Cab aggregator Ola has also integrated Unified Payment Interface (UPI) on its platform, allowing its customers to use their UPI IDs to pay for rides with similar agendas. “Payments through UPI will be much faster and convenient, and we will continue to innovate and adopt similar integration with other platforms to create a robust payment mechanism,” Ola Money SVP Pallav Singh said in a NDTV Report in 2017.
3.Players who wish to provide fintech as an additional revenue stream
The mobile money revolution is already moving beyond digital payments. Now companies like Google pay and Ola money are branching out into financial services with higher profit margins with a motive to expand into different revenue streams.
“Companies offering payment services in India have been able to create a vast customer base and expand their offerings to rural areas also. There is a strong need for the payment companies to diversify their revenue streams,” said Manish Jain, partner, digital and fintech, management consulting, KPMG in India.
Along with diversifying into different business areas they also have the added motivation of providing a better user experience to their customers and use valuable data to run targeted ads. This also helps them in keeping more and more customers under their own umbrella of products. For example, Google play store provides the option to purchase apps, games, books, and movies directly using UPI through Google pay.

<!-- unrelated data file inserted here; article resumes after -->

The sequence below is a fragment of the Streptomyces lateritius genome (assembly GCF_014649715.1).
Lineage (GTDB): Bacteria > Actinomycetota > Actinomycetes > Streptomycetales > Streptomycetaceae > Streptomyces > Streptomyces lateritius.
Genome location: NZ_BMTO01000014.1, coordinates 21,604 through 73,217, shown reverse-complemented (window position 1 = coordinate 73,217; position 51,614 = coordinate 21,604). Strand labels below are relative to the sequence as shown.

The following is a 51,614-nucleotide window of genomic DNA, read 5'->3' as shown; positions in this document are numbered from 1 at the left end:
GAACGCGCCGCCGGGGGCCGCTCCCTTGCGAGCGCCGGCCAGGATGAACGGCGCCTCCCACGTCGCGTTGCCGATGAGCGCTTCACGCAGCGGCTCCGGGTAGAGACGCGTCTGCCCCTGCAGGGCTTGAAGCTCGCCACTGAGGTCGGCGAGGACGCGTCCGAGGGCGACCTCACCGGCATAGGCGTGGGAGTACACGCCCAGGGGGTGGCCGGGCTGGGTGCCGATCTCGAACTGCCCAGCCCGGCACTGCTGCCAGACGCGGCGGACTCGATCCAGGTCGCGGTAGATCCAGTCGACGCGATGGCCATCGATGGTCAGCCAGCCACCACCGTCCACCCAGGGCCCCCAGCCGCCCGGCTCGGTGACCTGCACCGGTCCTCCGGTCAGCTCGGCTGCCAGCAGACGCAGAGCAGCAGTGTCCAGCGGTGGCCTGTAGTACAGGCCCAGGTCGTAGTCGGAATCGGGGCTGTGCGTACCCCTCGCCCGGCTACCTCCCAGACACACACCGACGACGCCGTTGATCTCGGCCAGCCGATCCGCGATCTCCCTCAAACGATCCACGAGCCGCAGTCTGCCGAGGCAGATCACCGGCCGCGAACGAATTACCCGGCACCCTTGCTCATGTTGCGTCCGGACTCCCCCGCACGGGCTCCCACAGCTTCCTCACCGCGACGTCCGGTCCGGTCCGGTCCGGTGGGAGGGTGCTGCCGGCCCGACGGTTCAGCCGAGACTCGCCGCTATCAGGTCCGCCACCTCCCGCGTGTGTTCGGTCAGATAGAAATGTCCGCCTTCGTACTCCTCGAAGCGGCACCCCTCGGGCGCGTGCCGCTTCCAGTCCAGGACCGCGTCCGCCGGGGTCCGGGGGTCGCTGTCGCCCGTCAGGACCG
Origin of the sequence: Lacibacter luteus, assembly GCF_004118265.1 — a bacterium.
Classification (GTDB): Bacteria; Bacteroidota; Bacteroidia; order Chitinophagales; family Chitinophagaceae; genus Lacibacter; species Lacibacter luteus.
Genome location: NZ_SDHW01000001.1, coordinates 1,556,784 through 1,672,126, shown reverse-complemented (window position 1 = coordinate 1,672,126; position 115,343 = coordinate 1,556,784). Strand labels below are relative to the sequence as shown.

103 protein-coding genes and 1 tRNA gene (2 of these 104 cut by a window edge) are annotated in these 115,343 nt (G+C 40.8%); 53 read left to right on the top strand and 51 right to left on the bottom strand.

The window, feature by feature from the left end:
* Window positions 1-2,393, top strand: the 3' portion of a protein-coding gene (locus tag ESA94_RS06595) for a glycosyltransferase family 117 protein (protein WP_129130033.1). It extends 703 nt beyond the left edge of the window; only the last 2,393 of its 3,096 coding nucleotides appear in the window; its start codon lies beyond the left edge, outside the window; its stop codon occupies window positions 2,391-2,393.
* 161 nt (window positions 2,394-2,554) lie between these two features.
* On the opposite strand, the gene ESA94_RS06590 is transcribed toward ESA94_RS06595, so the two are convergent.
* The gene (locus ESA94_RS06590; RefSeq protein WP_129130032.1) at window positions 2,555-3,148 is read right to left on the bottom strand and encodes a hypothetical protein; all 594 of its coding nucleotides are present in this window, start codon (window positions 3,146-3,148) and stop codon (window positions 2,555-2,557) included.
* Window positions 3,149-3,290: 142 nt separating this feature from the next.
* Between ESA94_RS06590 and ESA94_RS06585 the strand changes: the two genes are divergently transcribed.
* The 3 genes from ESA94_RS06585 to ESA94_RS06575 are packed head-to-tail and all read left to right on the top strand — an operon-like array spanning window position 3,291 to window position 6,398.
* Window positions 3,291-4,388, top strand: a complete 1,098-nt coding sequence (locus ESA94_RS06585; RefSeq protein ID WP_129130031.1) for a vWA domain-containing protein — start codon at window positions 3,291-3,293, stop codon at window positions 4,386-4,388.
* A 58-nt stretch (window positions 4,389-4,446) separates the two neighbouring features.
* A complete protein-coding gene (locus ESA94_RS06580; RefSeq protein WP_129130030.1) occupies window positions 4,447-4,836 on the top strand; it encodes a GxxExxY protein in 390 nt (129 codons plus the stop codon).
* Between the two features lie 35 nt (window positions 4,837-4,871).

Swedish startup Truecaller Pay also believes there is definitely a positive trend, and that Truecaller Pay holds the potential to be the number one revenue driver in India. It has similar strategies to diversify its revenue stream. It's soon Planning to get into the credit-lending segment which will help it to reach more customers and with a variety of services.
4.Native Banks who want to provide a better user experience
Banks’ dominance in payments is increasingly under threat from a range of directions as more and more players join the competition. Traditional players like HDFC, SBI, ICICI also have the incentive to enter the market and go toe to toe with non-banking fintech players.
While adding the UPI feature plays an important role in helping financial institutions renovate their back-end processes it also provides a competitive edge and offers customers a smooth user experience, unexplored value-added services, and an interactive marketplace.
Apps like Payzapp by HDFC, ICICI Pockets, and SBI Yono might target the customer demand area with the help of advanced customer relationship management (CRM) tools and customize their offerings to constantly delight the customer.
India is a fast developing digital economy. However less than 30% of India’s population is truly digital, hence there are long-term growth prospects yet to be unlocked. Many Indians are still not a part of any mainstream financial system. UPI is a big leap for a growing economy like India and all the banking and non-banking companies including the new players like WhatsApp Pay will try to increase their overall customer base by adopting a multi-dimensional approach of providing financial literacy and access to banking and financial services.